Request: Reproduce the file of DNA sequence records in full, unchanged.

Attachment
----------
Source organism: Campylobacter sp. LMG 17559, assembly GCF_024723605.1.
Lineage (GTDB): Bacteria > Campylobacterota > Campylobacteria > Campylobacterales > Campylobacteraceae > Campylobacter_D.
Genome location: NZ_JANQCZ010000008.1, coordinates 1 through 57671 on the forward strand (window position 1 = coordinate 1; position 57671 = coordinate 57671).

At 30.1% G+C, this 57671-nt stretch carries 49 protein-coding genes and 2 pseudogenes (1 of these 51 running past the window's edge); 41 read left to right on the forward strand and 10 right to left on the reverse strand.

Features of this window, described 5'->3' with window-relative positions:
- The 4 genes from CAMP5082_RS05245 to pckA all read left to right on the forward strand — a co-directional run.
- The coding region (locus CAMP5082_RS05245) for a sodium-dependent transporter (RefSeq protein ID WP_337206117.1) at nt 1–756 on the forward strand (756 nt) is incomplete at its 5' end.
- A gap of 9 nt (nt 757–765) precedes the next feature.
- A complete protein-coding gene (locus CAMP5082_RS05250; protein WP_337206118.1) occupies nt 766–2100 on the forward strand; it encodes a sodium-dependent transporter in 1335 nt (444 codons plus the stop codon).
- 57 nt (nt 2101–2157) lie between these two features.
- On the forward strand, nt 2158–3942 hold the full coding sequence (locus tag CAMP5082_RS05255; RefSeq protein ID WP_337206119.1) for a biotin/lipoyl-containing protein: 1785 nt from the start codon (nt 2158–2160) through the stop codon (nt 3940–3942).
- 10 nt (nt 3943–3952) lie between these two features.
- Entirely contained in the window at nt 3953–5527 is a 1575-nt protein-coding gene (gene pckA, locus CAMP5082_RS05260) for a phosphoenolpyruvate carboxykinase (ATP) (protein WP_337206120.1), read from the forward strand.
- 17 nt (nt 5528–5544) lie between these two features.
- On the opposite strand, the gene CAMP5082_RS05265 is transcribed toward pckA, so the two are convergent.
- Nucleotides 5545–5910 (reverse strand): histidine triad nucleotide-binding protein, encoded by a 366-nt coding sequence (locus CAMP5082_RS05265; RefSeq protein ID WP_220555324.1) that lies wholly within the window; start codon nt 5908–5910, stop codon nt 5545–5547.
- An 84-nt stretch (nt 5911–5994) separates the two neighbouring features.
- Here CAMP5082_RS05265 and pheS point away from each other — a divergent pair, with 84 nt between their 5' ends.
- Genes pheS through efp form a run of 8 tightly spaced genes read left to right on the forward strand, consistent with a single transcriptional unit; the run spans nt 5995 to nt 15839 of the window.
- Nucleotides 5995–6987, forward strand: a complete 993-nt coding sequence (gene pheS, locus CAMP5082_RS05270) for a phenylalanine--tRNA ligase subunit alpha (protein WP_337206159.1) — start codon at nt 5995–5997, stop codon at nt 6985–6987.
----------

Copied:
Source organism: Campylobacter sp. LMG 17559, assembly GCF_024723605.1.
Lineage (GTDB): Bacteria > Campylobacterota > Campylobacteria > Campylobacterales > Campylobacteraceae > Campylobacter_D.
Genome location: NZ_JANQCZ010000008.1, coordinates 1 through 57671 on the forward strand (window position 1 = coordinate 1; position 57671 = coordinate 57671).

At 30.1% G+C, this 57671-nt stretch carries 49 protein-coding genes and 2 pseudogenes (1 of these 51 running past the window's edge); 41 read left to right on the forward strand and 10 right to left on the reverse strand.

Features of this window, described 5'->3' with window-relative positions:
- The 4 genes from CAMP5082_RS05245 to pckA all read left to right on the forward strand — a co-directional run.
- The coding region (locus CAMP5082_RS05245) for a sodium-dependent transporter (RefSeq protein ID WP_337206117.1) at nt 1–756 on the forward strand (756 nt) is incomplete at its 5' end.
- A gap of 9 nt (nt 757–765) precedes the next feature.
- A complete protein-coding gene (locus CAMP5082_RS05250; protein WP_337206118.1) occupies nt 766–2100 on the forward strand; it encodes a sodium-dependent transporter in 1335 nt (444 codons plus the stop codon).
- 57 nt (nt 2101–2157) lie between these two features.
- On the forward strand, nt 2158–3942 hold the full coding sequence (locus tag CAMP5082_RS05255; RefSeq protein ID WP_337206119.1) for a biotin/lipoyl-containing protein: 1785 nt from the start codon (nt 2158–2160) through the stop codon (nt 3940–3942).
- 10 nt (nt 3943–3952) lie between these two features.
- Entirely contained in the window at nt 3953–5527 is a 1575-nt protein-coding gene (gene pckA, locus CAMP5082_RS05260) for a phosphoenolpyruvate carboxykinase (ATP) (protein WP_337206120.1), read from the forward strand.
- 17 nt (nt 5528–5544) lie between these two features.
- On the opposite strand, the gene CAMP5082_RS05265 is transcribed toward pckA, so the two are convergent.
- Nucleotides 5545–5910 (reverse strand): histidine triad nucleotide-binding protein, encoded by a 366-nt coding sequence (locus CAMP5082_RS05265; RefSeq protein ID WP_220555324.1) that lies wholly within the window; start codon nt 5908–5910, stop codon nt 5545–5547.
- An 84-nt stretch (nt 5911–5994) separates the two neighbouring features.
- Here CAMP5082_RS05265 and pheS point away from each other — a divergent pair, with 84 nt between their 5' ends.
- Genes pheS through efp form a run of 8 tightly spaced genes read left to right on the forward strand, consistent with a single transcriptional unit; the run spans nt 5995 to nt 15839 of the window.
- Nucleotides 5995–6987, forward strand: a complete 993-nt coding sequence (gene pheS, locus CAMP5082_RS05270) for a phenylalanine--tRNA ligase subunit alpha (protein WP_337206159.1) — start codon at nt 5995–5997, stop codon at nt 6985–6987.